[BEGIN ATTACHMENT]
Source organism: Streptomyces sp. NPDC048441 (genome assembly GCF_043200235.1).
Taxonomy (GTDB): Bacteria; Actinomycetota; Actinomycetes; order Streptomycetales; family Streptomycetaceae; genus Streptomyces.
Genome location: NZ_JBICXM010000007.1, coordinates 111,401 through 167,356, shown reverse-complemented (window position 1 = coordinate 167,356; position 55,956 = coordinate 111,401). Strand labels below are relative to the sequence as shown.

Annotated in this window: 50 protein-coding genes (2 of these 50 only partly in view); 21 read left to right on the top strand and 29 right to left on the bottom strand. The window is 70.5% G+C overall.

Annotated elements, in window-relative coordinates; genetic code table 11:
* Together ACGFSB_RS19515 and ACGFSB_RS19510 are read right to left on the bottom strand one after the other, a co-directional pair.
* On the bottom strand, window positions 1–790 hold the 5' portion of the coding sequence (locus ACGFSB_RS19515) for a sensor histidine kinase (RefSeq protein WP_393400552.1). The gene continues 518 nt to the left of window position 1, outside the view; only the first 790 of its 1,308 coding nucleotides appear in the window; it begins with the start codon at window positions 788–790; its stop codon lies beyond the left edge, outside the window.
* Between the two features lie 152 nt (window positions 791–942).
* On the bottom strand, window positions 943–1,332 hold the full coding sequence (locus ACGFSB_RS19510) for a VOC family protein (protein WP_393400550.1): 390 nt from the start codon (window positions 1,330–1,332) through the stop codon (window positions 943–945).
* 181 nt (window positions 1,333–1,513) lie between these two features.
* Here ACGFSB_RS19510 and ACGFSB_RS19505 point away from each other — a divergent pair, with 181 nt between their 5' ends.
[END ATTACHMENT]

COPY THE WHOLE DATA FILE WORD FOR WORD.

Source organism: Streptomyces sp. NPDC048441 (genome assembly GCF_043200235.1).
Taxonomy (GTDB): Bacteria; Actinomycetota; Actinomycetes; order Streptomycetales; family Streptomycetaceae; genus Streptomyces.
Genome location: NZ_JBICXM010000007.1, coordinates 111,401 through 167,356, shown reverse-complemented (window position 1 = coordinate 167,356; position 55,956 = coordinate 111,401). Strand labels below are relative to the sequence as shown.

Annotated in this window: 50 protein-coding genes (2 of these 50 only partly in view); 21 read left to right on the top strand and 29 right to left on the bottom strand. The window is 70.5% G+C overall.

Annotated elements, in window-relative coordinates; genetic code table 11:
* Together ACGFSB_RS19515 and ACGFSB_RS19510 are read right to left on the bottom strand one after the other, a co-directional pair.
* On the bottom strand, window positions 1–790 hold the 5' portion of the coding sequence (locus ACGFSB_RS19515) for a sensor histidine kinase (RefSeq protein WP_393400552.1). The gene continues 518 nt to the left of window position 1, outside the view; only the first 790 of its 1,308 coding nucleotides appear in the window; it begins with the start codon at window positions 788–790; its stop codon lies beyond the left edge, outside the window.
* Between the two features lie 152 nt (window positions 791–942).
* On the bottom strand, window positions 943–1,332 hold the full coding sequence (locus ACGFSB_RS19510) for a VOC family protein (protein WP_393400550.1): 390 nt from the start codon (window positions 1,330–1,332) through the stop codon (window positions 943–945).
* 181 nt (window positions 1,333–1,513) lie between these two features.
* Here ACGFSB_RS19510 and ACGFSB_RS19505 point away from each other — a divergent pair, with 181 nt between their 5' ends.